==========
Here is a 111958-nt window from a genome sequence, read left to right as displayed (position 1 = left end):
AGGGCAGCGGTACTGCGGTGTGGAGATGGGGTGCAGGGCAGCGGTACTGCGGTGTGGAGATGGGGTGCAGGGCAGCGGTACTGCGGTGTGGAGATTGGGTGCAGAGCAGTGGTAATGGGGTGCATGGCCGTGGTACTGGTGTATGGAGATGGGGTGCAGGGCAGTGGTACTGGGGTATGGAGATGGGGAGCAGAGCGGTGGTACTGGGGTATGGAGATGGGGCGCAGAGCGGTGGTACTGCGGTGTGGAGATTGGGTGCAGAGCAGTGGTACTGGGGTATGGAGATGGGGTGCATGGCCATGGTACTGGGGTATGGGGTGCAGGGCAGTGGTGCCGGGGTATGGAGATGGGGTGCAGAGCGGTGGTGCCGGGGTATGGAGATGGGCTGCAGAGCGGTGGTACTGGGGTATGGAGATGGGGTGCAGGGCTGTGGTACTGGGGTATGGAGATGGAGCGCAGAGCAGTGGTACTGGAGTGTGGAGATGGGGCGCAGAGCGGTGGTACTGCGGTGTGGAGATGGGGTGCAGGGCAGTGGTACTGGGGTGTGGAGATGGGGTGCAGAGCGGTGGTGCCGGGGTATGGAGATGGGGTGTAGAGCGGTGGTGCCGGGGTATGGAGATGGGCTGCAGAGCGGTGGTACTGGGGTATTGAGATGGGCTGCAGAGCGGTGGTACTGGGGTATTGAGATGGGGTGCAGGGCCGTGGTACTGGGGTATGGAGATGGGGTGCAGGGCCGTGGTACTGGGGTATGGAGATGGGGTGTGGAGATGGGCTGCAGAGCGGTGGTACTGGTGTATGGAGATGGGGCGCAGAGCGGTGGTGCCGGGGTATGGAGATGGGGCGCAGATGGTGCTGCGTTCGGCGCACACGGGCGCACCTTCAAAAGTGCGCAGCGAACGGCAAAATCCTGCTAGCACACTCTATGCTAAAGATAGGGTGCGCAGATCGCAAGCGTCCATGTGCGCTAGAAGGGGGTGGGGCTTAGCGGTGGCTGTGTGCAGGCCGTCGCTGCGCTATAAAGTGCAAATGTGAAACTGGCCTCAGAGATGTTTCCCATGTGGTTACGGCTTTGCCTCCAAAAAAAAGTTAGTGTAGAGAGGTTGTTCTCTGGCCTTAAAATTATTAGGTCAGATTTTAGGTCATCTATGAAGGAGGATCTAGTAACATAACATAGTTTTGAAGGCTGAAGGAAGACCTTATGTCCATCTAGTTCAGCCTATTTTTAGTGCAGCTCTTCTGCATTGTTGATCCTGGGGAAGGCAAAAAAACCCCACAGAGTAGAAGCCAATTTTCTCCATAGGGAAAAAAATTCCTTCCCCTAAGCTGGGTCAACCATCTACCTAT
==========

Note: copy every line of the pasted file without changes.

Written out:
Here is a 111958-nt window from a genome sequence, read left to right as displayed (position 1 = left end):
AGGGCAGCGGTACTGCGGTGTGGAGATGGGGTGCAGGGCAGCGGTACTGCGGTGTGGAGATGGGGTGCAGGGCAGCGGTACTGCGGTGTGGAGATTGGGTGCAGAGCAGTGGTAATGGGGTGCATGGCCGTGGTACTGGTGTATGGAGATGGGGTGCAGGGCAGTGGTACTGGGGTATGGAGATGGGGAGCAGAGCGGTGGTACTGGGGTATGGAGATGGGGCGCAGAGCGGTGGTACTGCGGTGTGGAGATTGGGTGCAGAGCAGTGGTACTGGGGTATGGAGATGGGGTGCATGGCCATGGTACTGGGGTATGGGGTGCAGGGCAGTGGTGCCGGGGTATGGAGATGGGGTGCAGAGCGGTGGTGCCGGGGTATGGAGATGGGCTGCAGAGCGGTGGTACTGGGGTATGGAGATGGGGTGCAGGGCTGTGGTACTGGGGTATGGAGATGGAGCGCAGAGCAGTGGTACTGGAGTGTGGAGATGGGGCGCAGAGCGGTGGTACTGCGGTGTGGAGATGGGGTGCAGGGCAGTGGTACTGGGGTGTGGAGATGGGGTGCAGAGCGGTGGTGCCGGGGTATGGAGATGGGGTGTAGAGCGGTGGTGCCGGGGTATGGAGATGGGCTGCAGAGCGGTGGTACTGGGGTATTGAGATGGGCTGCAGAGCGGTGGTACTGGGGTATTGAGATGGGGTGCAGGGCCGTGGTACTGGGGTATGGAGATGGGGTGCAGGGCCGTGGTACTGGGGTATGGAGATGGGGTGTGGAGATGGGCTGCAGAGCGGTGGTACTGGTGTATGGAGATGGGGCGCAGAGCGGTGGTGCCGGGGTATGGAGATGGGGCGCAGATGGTGCTGCGTTCGGCGCACACGGGCGCACCTTCAAAAGTGCGCAGCGAACGGCAAAATCCTGCTAGCACACTCTATGCTAAAGATAGGGTGCGCAGATCGCAAGCGTCCATGTGCGCTAGAAGGGGGTGGGGCTTAGCGGTGGCTGTGTGCAGGCCGTCGCTGCGCTATAAAGTGCAAATGTGAAACTGGCCTCAGAGATGTTTCCCATGTGGTTACGGCTTTGCCTCCAAAAAAAAGTTAGTGTAGAGAGGTTGTTCTCTGGCCTTAAAATTATTAGGTCAGATTTTAGGTCATCTATGAAGGAGGATCTAGTAACATAACATAGTTTTGAAGGCTGAAGGAAGACCTTATGTCCATCTAGTTCAGCCTATTTTTAGTGCAGCTCTTCTGCATTGTTGATCCTGGGGAAGGCAAAAAAACCCCACAGAGTAGAAGCCAATTTTCTCCATAGGGAAAAAAATTCCTTCCCCTAAGCTGGGTCAACCATCTACCTAT